Quantitative prediction of fluorescence quantum yields in proteins: Tryptophan
Tryptophan fluorescence intensity is widely used to monitor almost any imaginable change in protein structure. Tryptophan fluorescence intensity is widely used to monitor almost any imaginable change in protein structure. Using hybrid quantum mechanics-molecular mechanics (QM-MM) simulations we have recently shown that the full 30-fold range of Trp fluorescence quantum yields (and lifetimes) observed in proteins is due primarily to different rates of electron transfer from the excited indole ring to one of two nearest backbone amides. This heretofore puzzling dependence on protein environment arises mainly from the average local electric potential difference between the Trp ring and acceptor amide and from the amplitude of potential difference fluctuation caused by protein and solvent motions.
- We continue to pursue stronger documentation of the precise nature of the charge transfer state on the amide through higher level quantum calculations.
- We continue to apply our method to test and predict Trp fluorescence in a growing array of proteins.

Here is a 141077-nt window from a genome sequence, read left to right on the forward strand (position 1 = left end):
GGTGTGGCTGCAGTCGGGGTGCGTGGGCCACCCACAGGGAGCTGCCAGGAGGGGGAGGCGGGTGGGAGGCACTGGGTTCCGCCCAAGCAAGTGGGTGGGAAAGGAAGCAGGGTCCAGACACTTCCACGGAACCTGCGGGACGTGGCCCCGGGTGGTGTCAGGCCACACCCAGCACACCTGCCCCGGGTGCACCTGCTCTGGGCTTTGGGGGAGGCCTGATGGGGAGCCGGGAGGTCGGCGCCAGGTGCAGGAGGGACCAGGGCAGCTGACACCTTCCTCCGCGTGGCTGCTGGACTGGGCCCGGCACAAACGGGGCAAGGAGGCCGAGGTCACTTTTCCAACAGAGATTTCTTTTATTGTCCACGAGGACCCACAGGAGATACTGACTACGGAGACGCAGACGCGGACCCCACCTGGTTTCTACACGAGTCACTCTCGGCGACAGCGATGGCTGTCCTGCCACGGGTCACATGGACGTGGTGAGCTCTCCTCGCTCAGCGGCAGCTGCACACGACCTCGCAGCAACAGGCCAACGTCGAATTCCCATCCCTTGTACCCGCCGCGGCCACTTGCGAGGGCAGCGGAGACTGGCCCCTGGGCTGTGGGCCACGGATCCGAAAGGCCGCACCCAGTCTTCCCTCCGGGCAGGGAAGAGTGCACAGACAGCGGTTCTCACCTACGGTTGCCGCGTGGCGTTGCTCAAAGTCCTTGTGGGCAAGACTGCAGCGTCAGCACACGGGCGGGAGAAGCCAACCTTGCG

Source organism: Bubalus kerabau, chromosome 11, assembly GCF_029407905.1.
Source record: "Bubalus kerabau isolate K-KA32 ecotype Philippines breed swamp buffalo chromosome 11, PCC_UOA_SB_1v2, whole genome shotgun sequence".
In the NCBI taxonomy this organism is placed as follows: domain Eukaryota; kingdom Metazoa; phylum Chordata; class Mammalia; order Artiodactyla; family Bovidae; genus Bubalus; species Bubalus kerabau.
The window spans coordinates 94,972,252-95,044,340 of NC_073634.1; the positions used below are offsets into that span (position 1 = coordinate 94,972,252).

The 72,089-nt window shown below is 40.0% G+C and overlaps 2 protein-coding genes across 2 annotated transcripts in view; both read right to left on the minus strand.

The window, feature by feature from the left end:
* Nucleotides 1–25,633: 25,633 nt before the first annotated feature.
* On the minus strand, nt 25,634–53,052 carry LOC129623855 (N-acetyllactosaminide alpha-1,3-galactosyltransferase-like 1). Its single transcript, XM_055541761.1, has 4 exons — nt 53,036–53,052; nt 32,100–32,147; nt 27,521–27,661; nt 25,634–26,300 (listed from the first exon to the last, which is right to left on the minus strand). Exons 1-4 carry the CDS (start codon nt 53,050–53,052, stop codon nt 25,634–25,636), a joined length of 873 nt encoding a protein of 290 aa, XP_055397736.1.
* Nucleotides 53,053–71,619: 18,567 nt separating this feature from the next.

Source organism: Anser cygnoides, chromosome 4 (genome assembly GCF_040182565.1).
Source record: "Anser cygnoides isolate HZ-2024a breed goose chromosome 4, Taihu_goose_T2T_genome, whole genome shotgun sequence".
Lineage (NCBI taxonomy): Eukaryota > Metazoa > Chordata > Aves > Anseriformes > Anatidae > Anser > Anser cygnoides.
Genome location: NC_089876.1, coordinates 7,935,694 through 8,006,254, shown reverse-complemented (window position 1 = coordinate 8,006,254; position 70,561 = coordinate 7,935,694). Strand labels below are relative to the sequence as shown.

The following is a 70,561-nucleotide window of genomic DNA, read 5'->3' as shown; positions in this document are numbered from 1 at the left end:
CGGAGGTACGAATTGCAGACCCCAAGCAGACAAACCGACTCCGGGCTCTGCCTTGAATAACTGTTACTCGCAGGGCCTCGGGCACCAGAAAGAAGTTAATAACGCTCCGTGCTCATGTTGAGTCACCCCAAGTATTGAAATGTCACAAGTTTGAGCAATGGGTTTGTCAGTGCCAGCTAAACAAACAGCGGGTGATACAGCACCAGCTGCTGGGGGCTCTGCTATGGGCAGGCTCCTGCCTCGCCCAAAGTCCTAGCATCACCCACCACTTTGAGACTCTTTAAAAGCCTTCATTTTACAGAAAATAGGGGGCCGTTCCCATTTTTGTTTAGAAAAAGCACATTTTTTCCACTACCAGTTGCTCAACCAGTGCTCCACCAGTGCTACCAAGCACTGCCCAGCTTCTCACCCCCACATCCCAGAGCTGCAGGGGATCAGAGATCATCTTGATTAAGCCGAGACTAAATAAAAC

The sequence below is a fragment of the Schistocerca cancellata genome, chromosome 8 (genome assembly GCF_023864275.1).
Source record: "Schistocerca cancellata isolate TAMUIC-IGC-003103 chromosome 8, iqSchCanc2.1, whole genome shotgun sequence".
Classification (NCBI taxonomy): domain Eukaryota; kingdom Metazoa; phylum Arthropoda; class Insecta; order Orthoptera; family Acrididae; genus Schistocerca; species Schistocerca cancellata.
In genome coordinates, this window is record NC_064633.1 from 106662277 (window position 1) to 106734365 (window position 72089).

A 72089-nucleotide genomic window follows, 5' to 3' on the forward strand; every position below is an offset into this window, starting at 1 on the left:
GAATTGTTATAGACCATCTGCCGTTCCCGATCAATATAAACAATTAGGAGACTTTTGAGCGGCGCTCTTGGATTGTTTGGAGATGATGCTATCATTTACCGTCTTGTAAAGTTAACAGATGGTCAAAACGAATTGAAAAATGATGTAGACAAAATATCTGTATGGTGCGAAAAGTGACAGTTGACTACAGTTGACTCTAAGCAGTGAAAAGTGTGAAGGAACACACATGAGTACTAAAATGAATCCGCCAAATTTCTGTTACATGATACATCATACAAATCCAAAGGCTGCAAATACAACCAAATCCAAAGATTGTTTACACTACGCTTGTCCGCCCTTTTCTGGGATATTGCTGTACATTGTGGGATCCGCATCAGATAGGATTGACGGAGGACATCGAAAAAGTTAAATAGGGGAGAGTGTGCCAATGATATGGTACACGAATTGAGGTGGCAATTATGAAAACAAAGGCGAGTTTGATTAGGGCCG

- We are refining similar predictions for quenching caused by other protein residues, including protonated histidine, disulfide, amide side chains, and cysteine.
- We are studying the nature of the electron transfer quantum mechanical matrix element, which is a major factor in the quenching process.
Callis PR, Liu T, "Quantitative predictions of fluorescence quantum yields for tryptophan in proteins ." J. Phys. Chem. B 108 4248-4259 (2004)
Xu J, Toptygin D, Graver KJ, Albertini RA, Savtchenko RS, Meadow ND, Roseman S, Callis PR, Brand L, Knutson JR , "Ultrafast Fluorescence Dynamics of Tryptophan in theProteins Monellin and IIAGlc." J. Am. Chem. Soc. 128 ASAP (2006)
Callis PR, Vivian JT, "Understanding the variable fluorescence quantum yield of tryptophan in proteins using QM-MM simulations. Quenching by charge transfer to the peptide backbone." Chem. Phys. Letters 369 409-414 (2003)+A49
Biophysical, Protein Chemistry